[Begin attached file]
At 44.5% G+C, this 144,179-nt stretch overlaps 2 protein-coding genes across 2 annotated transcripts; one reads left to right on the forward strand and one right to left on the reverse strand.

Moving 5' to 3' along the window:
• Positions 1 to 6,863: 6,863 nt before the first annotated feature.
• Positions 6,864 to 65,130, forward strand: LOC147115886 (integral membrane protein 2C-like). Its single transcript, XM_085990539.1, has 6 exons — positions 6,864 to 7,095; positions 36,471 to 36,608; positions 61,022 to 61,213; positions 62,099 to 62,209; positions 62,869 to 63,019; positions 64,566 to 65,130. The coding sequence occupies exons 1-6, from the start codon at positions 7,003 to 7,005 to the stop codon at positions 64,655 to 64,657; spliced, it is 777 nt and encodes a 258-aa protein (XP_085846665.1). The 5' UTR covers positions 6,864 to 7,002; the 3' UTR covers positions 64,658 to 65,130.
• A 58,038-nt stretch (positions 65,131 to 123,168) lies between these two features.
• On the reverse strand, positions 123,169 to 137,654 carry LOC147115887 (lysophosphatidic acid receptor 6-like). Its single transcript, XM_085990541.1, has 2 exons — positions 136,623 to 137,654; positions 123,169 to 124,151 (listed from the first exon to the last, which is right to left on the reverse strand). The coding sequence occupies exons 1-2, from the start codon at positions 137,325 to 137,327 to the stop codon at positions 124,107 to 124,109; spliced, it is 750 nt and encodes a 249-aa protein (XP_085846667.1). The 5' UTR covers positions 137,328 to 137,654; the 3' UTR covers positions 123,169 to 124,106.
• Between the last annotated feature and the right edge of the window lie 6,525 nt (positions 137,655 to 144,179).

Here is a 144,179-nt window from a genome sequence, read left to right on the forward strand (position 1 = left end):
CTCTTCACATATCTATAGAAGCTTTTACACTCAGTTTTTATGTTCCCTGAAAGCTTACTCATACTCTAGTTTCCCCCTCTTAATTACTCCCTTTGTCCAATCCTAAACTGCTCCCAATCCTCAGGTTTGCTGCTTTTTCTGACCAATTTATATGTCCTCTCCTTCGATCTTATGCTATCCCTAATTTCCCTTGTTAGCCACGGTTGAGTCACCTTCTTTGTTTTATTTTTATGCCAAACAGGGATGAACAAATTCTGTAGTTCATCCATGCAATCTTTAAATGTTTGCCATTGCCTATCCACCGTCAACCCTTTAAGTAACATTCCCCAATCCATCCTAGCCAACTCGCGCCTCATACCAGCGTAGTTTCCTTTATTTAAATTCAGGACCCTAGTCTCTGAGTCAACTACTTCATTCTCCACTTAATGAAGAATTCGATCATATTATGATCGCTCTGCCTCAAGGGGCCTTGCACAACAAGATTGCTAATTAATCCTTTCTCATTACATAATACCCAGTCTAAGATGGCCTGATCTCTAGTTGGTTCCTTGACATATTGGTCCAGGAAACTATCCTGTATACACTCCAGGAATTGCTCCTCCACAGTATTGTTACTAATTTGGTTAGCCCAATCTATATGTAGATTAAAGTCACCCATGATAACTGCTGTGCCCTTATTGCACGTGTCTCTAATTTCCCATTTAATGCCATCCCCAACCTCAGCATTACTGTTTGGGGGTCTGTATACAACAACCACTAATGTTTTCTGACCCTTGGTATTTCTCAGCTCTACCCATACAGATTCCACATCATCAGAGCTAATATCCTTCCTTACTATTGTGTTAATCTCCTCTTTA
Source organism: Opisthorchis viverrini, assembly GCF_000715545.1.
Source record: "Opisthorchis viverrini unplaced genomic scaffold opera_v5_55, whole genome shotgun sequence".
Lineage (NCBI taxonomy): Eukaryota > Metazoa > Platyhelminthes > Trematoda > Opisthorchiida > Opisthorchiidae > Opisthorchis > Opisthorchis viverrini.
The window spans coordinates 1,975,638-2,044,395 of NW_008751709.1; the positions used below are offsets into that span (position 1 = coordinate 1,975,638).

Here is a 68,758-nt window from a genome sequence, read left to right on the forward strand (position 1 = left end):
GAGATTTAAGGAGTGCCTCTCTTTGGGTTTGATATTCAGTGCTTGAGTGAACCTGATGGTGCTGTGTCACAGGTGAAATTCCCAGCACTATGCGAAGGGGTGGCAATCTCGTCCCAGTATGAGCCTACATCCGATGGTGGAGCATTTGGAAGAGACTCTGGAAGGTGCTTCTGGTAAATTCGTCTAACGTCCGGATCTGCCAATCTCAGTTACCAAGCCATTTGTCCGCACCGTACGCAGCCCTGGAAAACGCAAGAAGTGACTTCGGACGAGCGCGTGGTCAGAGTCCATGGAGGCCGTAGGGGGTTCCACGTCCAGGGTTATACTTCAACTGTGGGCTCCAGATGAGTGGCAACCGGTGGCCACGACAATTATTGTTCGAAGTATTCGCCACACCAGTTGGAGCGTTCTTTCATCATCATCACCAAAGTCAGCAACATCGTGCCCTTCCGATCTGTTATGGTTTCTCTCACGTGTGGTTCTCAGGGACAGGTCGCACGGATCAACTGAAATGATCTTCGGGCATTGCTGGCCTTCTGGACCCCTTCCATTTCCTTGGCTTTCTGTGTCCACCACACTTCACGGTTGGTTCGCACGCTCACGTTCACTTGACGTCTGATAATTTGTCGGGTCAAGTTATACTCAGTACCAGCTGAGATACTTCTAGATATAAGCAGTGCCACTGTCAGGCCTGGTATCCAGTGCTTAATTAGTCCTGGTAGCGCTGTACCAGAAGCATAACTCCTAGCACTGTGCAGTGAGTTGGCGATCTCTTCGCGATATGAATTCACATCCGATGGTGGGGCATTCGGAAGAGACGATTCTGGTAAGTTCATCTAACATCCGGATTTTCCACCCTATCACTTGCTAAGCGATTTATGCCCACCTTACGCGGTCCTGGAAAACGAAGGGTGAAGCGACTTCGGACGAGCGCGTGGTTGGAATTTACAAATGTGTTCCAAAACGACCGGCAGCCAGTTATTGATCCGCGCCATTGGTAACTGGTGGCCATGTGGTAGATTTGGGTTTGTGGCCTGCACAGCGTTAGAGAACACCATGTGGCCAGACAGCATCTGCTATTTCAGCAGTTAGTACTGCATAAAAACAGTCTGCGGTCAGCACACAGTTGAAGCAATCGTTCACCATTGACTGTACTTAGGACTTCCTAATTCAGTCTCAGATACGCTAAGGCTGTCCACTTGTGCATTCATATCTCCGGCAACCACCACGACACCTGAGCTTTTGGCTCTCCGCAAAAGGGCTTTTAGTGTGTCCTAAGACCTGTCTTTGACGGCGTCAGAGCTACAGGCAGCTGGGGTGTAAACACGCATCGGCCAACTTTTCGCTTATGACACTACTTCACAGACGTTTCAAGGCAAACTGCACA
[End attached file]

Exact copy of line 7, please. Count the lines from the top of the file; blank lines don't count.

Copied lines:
• Between the last annotated feature and the right edge of the window lie 6,525 nt (positions 137,655 to 144,179).